March 03, 2009

Being Friendly

Years ago I used to go running in the mornings with my buddy Jay. Both Jay and I are from small-ish towns on the east coast; towns big enough that you don't know everybody who passes you by on the street but small enough to feel like you do. So when somebody does pass you by on the street, you tend to say something to them. Like "hello."

Jay and I both live in Los Angeles now and, as I said, we used to go running in the mornings. We live in Santa Monica which is about as small town-ish as you can get in Los Angeles. There are tree-lined residential streets and kids and families and local shops and people who you think would be friendly in that small town type of way. And when we'd run in the morning, Jay and I, we'd often see other people out on the street. Maybe they were running, or walking, or taking their dog out for a stroll. As we passed them by, we'd both tend to say something to them. Something like "hello." Or sometimes even "good morning" (though it usually came out as "mornin'" which is a much more Andy Griffith way of saying things)

The odd thing about the Los Angeles crowd is that, more times than not, we never got a response. Sometimes we'd get a murmured "mornin'" in return (though in less of an Andy Griffith tone and more of a Clint Eastwood in Gran Torino tone). But more often it was either a blank stare or just plain completely ignoring us. It baffled me. It baffled both of us. It baffled us so much that we decided to make a game out of it. We called it "Being Friendly."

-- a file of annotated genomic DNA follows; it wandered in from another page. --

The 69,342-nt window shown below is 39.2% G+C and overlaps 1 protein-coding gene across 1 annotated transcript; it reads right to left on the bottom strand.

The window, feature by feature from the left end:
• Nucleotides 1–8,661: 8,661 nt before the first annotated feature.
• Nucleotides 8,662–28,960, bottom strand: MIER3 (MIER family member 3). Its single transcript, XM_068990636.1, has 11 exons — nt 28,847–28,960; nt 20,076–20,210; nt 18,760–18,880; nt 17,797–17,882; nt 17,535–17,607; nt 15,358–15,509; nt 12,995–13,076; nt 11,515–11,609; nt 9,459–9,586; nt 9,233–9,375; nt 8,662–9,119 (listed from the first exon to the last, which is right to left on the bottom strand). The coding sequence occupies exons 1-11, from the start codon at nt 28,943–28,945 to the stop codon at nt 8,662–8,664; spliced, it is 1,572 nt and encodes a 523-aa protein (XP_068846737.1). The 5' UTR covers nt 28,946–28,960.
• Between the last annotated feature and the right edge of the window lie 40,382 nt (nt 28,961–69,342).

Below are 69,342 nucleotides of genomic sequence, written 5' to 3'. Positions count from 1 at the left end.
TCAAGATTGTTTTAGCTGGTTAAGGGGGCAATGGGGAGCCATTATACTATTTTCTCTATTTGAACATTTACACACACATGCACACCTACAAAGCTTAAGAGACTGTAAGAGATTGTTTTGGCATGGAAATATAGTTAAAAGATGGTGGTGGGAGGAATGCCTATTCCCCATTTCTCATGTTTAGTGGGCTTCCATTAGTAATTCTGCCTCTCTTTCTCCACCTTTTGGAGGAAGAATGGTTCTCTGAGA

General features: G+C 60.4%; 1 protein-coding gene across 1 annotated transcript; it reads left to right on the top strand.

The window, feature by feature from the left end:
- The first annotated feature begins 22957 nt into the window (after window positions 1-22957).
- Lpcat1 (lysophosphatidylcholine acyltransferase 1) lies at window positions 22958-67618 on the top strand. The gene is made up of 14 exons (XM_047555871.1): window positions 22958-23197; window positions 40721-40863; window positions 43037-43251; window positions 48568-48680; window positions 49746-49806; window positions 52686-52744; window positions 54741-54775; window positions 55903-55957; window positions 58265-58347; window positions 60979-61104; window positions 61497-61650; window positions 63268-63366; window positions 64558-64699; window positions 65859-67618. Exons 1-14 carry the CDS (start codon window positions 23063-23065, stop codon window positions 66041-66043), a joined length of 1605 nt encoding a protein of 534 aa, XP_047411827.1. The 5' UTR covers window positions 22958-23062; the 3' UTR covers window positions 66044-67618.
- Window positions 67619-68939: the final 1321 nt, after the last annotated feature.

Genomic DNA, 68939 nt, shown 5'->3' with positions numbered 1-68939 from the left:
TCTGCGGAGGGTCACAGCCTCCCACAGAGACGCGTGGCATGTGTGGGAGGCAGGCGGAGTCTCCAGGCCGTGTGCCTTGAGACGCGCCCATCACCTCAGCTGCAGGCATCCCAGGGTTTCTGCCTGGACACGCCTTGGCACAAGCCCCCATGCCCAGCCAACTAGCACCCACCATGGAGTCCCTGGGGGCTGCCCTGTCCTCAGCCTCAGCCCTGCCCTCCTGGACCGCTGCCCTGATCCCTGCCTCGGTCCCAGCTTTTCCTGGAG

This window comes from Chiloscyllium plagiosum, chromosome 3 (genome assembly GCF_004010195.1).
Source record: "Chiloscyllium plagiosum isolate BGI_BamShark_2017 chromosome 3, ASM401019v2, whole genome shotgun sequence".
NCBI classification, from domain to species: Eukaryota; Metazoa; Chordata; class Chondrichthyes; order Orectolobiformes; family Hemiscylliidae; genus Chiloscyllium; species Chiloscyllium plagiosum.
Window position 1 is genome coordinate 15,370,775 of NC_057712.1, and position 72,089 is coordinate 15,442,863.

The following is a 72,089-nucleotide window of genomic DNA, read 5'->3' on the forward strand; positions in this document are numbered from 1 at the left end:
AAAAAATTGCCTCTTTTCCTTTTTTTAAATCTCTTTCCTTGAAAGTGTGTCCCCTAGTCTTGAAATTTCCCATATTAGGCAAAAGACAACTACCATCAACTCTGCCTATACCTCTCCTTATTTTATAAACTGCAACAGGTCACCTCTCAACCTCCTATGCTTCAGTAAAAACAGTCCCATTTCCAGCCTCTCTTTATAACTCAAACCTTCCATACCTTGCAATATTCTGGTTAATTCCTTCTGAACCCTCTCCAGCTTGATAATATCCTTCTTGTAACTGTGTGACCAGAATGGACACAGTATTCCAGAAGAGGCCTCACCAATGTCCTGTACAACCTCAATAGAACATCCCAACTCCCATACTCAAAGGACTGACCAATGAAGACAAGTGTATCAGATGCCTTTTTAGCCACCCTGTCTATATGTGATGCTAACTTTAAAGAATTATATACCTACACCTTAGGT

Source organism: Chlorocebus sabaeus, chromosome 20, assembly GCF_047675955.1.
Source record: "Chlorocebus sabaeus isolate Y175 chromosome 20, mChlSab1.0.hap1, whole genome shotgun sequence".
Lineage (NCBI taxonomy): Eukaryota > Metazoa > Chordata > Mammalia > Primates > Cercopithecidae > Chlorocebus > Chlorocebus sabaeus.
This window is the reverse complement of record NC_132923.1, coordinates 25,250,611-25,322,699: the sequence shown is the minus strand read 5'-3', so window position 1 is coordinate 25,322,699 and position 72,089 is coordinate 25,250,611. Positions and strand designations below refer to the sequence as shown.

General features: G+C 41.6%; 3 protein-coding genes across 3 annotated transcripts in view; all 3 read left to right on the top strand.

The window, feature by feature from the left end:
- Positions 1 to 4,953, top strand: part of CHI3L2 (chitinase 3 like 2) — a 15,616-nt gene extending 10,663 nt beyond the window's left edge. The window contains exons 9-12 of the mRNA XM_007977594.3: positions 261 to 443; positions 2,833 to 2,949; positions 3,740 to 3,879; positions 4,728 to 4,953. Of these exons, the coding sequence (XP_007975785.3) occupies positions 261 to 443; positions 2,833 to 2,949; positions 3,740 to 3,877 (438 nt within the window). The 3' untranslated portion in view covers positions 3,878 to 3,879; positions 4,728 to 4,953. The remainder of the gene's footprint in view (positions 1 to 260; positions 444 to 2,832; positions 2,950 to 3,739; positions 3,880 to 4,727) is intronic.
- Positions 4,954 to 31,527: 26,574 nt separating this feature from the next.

I'm sure you can probably guess how the game went, given the name. But just in case, here's what happened... whenever I (or Jay) went out for a morning run and saw somebody else on the street, I'd blurt out a very happy "Hello!" or "How are you!?" or even "Good Morning!!" And then I'd wait for a response. I'd wait to see if there was a smile, a nod... even a chhat-ptewie in my general direction.

But, alas, there was nothing.

Maybe they think I'm crazy for being so nice, I thought. So I tried to tame down my greeting. But still, no response. I tried different words, different tones, different intonations. I tried saying hello far before I approached and tried it just as we were passing. I tried wearing lighter colored clothing, then darker colored clothing. I ran faster, then slower. I shaved, showered and combed my hair. Still, I rarely ever got a response.

After about a year of this, Jay and I had enough data to file our conclusion: people in LA are not friendly. And this "Being Friendly" game was just that... a game.

19 years later, or more specifically, last week, I was forced to question this hypothesis. You see, I was out on my Saturday bike ride and got six waves.

There's this unspoken rule among cyclists - actually, it's not quite a rule, more of a recommendation... There's this unspoken recommendation amongst cyclists that when passing by another cyclist you acknowledge them in some way. Even if you're riding in different directions on the opposite sides of a four lane thoroughfare, you still acknowledge.

Everybody has their own form of cycling acknowledgments but there are three major categories we all fall into: Nodders, Finger Lifters and Wavers

The Nodders
This is arguably the most popular form of cycling acknowledgment, probably because it's so gosh dang easy. It's also, arguably, the safest form of acknowledgment, primarily because you don't have to risk smashing your face into the ground by lifting your hands off the handlebars. Basically, it entails meeting eyes with the approaching cyclist and nodding your head at them, like you're in a James Bond movie and giving some sort of secret code to the card shark before you pull up to the poker table and win all the money from the bad guys.

The Finger Lifters